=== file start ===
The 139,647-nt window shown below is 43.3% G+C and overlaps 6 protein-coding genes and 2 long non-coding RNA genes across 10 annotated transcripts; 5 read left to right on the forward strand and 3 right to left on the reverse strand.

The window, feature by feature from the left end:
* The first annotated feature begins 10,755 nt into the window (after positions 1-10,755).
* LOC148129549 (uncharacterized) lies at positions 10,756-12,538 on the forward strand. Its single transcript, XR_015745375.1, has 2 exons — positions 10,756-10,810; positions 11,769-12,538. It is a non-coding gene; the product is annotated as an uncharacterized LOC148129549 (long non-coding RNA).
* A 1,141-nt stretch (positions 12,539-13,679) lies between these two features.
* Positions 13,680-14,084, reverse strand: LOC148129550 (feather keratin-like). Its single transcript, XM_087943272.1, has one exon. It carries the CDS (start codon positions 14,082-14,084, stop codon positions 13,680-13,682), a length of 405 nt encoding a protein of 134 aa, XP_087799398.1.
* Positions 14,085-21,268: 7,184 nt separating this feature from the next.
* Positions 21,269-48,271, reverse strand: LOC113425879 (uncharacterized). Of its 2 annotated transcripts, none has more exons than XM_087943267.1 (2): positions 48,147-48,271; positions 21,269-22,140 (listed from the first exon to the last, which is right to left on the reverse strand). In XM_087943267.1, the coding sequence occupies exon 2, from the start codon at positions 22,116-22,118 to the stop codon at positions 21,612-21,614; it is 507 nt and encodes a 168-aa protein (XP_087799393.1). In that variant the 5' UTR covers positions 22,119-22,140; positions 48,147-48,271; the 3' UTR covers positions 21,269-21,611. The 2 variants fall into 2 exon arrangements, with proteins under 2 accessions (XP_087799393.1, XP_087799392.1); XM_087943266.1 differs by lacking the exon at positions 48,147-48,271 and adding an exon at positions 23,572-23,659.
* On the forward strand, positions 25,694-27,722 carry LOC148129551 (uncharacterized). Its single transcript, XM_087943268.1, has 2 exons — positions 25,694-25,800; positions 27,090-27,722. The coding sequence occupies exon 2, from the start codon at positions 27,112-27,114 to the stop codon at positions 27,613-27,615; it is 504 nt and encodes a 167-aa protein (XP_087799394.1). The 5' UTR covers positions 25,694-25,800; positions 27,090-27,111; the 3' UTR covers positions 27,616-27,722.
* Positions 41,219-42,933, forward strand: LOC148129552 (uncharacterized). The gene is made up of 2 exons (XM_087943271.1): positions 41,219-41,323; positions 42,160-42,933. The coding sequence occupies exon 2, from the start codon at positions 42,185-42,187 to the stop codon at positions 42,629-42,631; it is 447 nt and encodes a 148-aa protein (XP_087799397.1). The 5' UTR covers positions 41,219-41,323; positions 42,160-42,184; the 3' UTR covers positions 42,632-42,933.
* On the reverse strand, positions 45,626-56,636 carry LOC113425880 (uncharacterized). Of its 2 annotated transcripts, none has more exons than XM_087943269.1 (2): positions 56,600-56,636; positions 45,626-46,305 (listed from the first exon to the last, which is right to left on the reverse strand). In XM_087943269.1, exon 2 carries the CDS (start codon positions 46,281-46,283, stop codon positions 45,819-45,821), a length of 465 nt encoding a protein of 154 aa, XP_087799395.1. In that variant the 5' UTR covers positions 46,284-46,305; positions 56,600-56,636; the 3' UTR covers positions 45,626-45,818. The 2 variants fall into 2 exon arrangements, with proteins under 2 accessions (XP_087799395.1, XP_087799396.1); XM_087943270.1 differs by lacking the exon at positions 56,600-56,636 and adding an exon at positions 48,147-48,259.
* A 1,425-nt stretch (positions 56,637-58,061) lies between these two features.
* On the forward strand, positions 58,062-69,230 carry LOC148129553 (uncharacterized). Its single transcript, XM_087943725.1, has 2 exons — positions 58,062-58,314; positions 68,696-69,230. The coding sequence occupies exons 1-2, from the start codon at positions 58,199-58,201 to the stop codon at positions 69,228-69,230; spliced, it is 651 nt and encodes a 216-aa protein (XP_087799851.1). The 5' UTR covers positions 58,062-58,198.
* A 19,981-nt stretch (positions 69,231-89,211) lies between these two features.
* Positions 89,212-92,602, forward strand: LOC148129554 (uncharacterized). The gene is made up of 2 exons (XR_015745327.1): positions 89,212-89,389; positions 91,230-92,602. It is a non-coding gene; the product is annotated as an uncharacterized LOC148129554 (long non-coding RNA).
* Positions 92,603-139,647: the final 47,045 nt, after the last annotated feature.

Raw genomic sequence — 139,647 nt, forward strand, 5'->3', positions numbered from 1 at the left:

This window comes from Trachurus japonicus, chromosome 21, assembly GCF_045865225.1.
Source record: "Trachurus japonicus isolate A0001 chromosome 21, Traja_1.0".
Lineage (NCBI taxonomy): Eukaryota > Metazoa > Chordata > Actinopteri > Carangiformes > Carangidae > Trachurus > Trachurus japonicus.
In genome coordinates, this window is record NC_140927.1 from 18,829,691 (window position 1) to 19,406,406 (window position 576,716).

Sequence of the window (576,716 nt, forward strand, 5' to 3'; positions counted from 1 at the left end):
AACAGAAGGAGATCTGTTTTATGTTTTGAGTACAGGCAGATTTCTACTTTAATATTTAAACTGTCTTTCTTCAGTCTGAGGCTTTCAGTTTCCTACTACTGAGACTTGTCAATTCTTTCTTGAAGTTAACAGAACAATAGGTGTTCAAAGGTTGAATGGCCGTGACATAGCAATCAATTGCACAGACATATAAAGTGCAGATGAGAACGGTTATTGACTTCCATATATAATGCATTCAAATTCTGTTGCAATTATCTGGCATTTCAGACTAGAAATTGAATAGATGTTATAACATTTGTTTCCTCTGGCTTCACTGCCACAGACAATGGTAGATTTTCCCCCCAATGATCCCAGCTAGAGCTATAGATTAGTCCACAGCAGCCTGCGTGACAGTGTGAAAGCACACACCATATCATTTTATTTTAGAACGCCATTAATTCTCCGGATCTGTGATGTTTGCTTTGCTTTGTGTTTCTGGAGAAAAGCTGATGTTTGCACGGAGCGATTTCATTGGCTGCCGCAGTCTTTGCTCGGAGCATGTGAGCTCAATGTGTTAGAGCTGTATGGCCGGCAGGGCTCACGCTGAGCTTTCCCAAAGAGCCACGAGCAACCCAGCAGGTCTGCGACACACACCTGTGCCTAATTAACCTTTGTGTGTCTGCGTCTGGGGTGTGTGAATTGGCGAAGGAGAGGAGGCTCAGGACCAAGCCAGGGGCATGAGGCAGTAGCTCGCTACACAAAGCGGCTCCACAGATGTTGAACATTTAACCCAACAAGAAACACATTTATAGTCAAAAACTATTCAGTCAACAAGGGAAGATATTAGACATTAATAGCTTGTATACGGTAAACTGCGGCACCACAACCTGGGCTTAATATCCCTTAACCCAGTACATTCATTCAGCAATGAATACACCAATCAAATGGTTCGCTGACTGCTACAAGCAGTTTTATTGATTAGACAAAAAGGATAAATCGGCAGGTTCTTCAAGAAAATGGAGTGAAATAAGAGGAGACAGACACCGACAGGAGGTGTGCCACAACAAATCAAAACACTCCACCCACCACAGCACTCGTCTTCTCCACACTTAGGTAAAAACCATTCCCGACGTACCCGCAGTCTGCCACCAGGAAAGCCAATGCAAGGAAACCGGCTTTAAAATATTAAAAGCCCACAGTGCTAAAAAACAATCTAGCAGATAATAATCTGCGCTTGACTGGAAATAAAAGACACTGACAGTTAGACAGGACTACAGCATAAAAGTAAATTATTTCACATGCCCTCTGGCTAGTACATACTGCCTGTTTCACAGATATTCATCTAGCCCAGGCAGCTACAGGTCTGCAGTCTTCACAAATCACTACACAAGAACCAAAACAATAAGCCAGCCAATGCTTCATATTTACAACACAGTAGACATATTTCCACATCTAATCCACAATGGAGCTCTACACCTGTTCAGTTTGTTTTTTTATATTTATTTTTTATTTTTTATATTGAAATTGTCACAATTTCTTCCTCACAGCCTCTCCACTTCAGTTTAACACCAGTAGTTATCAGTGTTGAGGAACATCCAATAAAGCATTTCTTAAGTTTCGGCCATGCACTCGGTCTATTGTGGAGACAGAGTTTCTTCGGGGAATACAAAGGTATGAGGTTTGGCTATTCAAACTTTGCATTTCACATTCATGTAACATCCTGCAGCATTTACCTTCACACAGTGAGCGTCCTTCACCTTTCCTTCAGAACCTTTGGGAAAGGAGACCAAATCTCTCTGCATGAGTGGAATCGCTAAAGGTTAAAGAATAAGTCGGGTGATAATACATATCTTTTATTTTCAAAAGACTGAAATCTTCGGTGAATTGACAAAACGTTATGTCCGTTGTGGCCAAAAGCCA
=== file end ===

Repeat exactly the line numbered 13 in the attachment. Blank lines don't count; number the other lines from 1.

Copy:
* On the forward strand, positions 58,062-69,230 carry LOC148129553 (uncharacterized). Its single transcript, XM_087943725.1, has 2 exons — positions 58,062-58,314; positions 68,696-69,230. The coding sequence occupies exons 1-2, from the start codon at positions 58,199-58,201 to the stop codon at positions 69,228-69,230; spliced, it is 651 nt and encodes a 216-aa protein (XP_087799851.1). The 5' UTR covers positions 58,062-58,198.